The Tigra sold strongly on the basis of its attractive, sporting style, but it never really enjoyed the performance to meet expectations raised therein. This was all the more disappointing because GM’s contemporary 2.5-litre 168bhp (125kW) ‘Ellesmere Port’ V6 from the Vectra A would have fitted under the bonnet and was briefly considered before fears concerning the cost of insurance for young drivers at which the Tigra was targeted scuppered the idea. Nevertheless, a total of 256,392(5) Tigras were sold between 1994 and the end of production in July 2001. It was sold in Europe under the Opel and Vauxhall marques and also exported to Brazil and Mexico, where it was sold as a Chevrolet.
The Tigra name was revived in 2004 for another Corsa-based model, a then highly fashionable metal-roofed convertible carrying the suffix TwinTop. This time, Opel wisely dispensed with the near-useless rear seats, a decision that allowed the designers the freedom to style a very pretty car that had none of the awkwardness that blighted other similar supermini-based convertibles such as the Peugeot 206CC and Nissan Micra C+C. Recognising that this would be a niche model, Opel outsourced production to French coachbuilder Heuliez.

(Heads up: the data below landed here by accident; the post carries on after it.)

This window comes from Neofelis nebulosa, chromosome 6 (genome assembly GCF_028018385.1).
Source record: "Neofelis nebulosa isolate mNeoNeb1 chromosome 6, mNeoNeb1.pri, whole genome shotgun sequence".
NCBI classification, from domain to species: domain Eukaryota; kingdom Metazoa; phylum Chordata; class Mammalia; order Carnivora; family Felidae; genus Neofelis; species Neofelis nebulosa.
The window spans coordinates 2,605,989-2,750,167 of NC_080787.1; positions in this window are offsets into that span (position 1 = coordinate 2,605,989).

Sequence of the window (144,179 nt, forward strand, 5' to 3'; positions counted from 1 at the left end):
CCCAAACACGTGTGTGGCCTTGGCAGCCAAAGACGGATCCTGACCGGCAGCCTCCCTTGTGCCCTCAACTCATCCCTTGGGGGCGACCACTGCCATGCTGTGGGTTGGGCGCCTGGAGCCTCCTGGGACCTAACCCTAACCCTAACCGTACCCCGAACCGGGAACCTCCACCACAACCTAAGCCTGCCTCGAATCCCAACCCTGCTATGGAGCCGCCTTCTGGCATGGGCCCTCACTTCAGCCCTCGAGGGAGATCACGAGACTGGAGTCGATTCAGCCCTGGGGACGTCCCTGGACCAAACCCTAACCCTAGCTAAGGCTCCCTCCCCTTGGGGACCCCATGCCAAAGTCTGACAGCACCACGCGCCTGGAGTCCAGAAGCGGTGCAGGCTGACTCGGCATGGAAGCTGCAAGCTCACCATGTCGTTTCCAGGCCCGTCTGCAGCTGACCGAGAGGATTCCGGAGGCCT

The Tigra TwinTop was powered by in-line four-cylinder engines in 1.4-litre 89bhp (66kW) and 1.8-litre 123bhp (92kW) versions, with a Fiat-sourced 1.3-Litre diesel offered in some markets. The car was launched at the Geneva motor show in March 2004 and went on sale in October of that year. It was sold under the Opel and Vauxhall marques in Europe, and as a Holden in Australia. The Tigra TwinTop remained in production until May 2009 and total sales were 90,874 units.
(1) Southern European and, oddly, Ireland.
(2) The Peugeot 205 and Talbot Samba, for example.
(3) The Polo Coupé also had a much narrower B-pillar and conventional round rear wheel arch, rather than the flat-topped version on the regular hatchback. Both these changes made it look less distinctive and more mainstream, just as intended.
(4) Especially so in the UK, where air-conditioning was not initially available, even as an option.
(5) Sales data from www.carsalesbase.com.
34 thoughts on “Tyger, Tyger Burning Bright”
Good morning, Daniel. A Tyger burning bright sounds about right. The Tigra was the first car I ever saw burning on the shoulder of the highway. It was in the same color as the first photo of this article. I could just see the back of the car as the rest was already engulfed in flames. The occupants had escaped the car and a queue of vehicles was forming, waiting for the fire brigade. When we passed the burning wreck the significant heat could be felt in the car.